Submitted by Don Doman.
“After an Ohio State University convocation, the chairman ran out for an aspirin and the audience fell down laughing. The Story: A distinguished old judge was invited to speak, the decision was made without realizing that the judge was somewhat eccentric and growing senile, He plodded to the lecture and started reading his typescript in a high, cracked voice. When he got to the bottom of Page One, he turned the page and continued reading. It soon became apparent that the judge was again reading Page One. And if that was not enough for the startled audience, the third page was Page One. Everyone now realized that the materials in the judge’s hands were in triplicates. In all, seventeen pages were read three times over by the absent-minded old gentleman before he got off the platform.” — Paul Lee Tan
How embarrassing. How uncomfortable the audience must have felt. How they kept from laughing I’ll never know. How could they sit through the entire lecture without doing something about the situation?
How often do we find ourselves in the same situation? We know that someone needs help, but we feel helpless and hesitant. Or we know that something is wrong, dreadfully wrong, and yet we keep quiet . . . waiting for the ordeal to be over.
We see the same thing in business. It’s like the old children’s story of The Emperor’s New Clothes. Everyone knows there is a problem but they’re afraid to speak. Someone knows that a new procedure has never worked for them, but they hold back. Fearing that they will be made the fool, they do nothing. But in today’s business world we can’t do that. Doing nothing could be ruinous.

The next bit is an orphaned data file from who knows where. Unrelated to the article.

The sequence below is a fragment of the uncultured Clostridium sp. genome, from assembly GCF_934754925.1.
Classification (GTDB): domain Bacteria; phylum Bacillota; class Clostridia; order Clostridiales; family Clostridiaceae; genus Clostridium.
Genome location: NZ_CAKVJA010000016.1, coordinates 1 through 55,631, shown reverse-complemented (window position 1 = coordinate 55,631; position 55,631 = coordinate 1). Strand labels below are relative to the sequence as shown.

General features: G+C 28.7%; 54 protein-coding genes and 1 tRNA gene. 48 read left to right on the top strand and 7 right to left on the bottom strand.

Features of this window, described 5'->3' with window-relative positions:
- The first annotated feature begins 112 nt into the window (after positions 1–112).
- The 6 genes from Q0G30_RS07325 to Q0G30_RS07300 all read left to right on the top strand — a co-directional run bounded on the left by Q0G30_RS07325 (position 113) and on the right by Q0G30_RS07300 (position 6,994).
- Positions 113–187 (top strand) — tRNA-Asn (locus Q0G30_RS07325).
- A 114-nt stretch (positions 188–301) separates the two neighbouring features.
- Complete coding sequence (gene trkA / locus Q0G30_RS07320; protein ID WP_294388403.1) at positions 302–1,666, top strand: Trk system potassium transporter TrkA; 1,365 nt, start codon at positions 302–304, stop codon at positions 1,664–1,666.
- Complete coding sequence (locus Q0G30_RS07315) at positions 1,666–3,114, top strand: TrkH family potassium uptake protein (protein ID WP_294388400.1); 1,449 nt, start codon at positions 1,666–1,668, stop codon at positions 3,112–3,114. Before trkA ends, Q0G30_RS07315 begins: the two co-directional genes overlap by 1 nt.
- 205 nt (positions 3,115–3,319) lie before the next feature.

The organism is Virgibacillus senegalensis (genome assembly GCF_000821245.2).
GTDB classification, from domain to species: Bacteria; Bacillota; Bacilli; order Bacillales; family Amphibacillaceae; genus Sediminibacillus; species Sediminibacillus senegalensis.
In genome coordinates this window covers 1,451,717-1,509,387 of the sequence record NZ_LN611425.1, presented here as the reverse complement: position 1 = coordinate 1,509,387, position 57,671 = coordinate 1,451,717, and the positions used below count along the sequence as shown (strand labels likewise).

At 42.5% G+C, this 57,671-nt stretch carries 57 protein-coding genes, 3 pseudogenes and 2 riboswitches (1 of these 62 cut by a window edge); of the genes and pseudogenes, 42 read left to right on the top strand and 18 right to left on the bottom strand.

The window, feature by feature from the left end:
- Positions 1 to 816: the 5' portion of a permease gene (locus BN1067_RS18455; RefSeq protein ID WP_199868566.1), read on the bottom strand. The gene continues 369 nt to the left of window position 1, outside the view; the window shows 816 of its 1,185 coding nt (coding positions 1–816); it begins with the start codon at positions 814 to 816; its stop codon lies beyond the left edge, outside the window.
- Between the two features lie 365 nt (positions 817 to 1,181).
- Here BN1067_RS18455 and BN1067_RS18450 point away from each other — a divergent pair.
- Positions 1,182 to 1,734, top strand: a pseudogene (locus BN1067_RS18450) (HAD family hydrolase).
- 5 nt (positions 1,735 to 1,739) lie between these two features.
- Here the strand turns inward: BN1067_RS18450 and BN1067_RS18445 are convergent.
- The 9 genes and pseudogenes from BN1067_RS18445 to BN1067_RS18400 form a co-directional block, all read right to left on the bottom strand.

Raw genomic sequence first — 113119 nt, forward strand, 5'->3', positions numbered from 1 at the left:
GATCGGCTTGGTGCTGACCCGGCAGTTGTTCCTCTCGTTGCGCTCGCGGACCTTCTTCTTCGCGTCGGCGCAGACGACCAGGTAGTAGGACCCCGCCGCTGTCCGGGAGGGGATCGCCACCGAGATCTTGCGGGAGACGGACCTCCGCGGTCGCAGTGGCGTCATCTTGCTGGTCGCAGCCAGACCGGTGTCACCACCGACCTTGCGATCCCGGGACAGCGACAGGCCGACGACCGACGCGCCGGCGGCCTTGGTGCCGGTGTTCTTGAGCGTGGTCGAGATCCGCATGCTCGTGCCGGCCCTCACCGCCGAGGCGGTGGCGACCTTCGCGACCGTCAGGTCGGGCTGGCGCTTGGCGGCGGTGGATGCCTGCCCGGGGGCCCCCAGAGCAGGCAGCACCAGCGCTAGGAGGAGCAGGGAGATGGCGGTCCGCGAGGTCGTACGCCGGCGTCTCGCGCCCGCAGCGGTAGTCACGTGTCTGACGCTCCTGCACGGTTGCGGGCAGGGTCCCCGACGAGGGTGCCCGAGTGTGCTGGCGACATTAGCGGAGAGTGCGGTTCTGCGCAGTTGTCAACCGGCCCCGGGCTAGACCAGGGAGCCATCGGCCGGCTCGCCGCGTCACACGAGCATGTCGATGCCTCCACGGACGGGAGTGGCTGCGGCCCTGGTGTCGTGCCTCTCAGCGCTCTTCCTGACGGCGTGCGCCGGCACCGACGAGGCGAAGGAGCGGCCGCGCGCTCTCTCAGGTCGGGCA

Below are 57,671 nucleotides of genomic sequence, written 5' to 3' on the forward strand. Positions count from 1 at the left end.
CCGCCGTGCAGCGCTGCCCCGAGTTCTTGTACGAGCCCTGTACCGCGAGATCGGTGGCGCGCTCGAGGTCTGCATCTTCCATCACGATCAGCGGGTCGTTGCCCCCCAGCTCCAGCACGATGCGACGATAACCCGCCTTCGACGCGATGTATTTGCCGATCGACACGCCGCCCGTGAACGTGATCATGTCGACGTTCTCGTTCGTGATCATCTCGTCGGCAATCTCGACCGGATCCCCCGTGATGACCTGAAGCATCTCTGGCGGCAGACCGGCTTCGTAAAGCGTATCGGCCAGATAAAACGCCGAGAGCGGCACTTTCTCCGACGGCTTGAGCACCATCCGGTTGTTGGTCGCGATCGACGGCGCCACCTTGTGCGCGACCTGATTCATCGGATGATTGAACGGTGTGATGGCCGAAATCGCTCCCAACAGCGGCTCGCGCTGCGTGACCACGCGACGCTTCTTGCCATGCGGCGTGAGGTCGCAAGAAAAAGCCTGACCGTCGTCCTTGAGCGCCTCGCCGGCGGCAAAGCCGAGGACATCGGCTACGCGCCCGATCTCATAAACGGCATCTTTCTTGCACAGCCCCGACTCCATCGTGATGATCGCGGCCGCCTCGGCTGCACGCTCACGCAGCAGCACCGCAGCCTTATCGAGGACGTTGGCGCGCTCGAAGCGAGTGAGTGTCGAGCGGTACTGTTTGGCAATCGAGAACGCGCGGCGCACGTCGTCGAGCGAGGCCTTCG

We can’t afford people who are afraid to speak up. We can’t afford to have ideas not shared. If we don’t bring up problems that we see, we can’t wait for the runaway train in the market to destroy our company and our jobs. If one person with key information remains silent we are doomed.
Communication is the key to survival and change. And the key to that communication is trust. We need to know that our ideas will be listened to and be taken seriously. And we need to know that our comments, when given in good faith, will be free from retribution and rancor. The emperor might not like being told he has no clothes, but it’s certainly better to know that before strolling among the masses.
The judge at Ohio State might have been embarrassed about reading his papers in triplicate, but if someone had stopped him and helped him reshuffle his papers, the people who gathered to hear his wisdom might have learned something.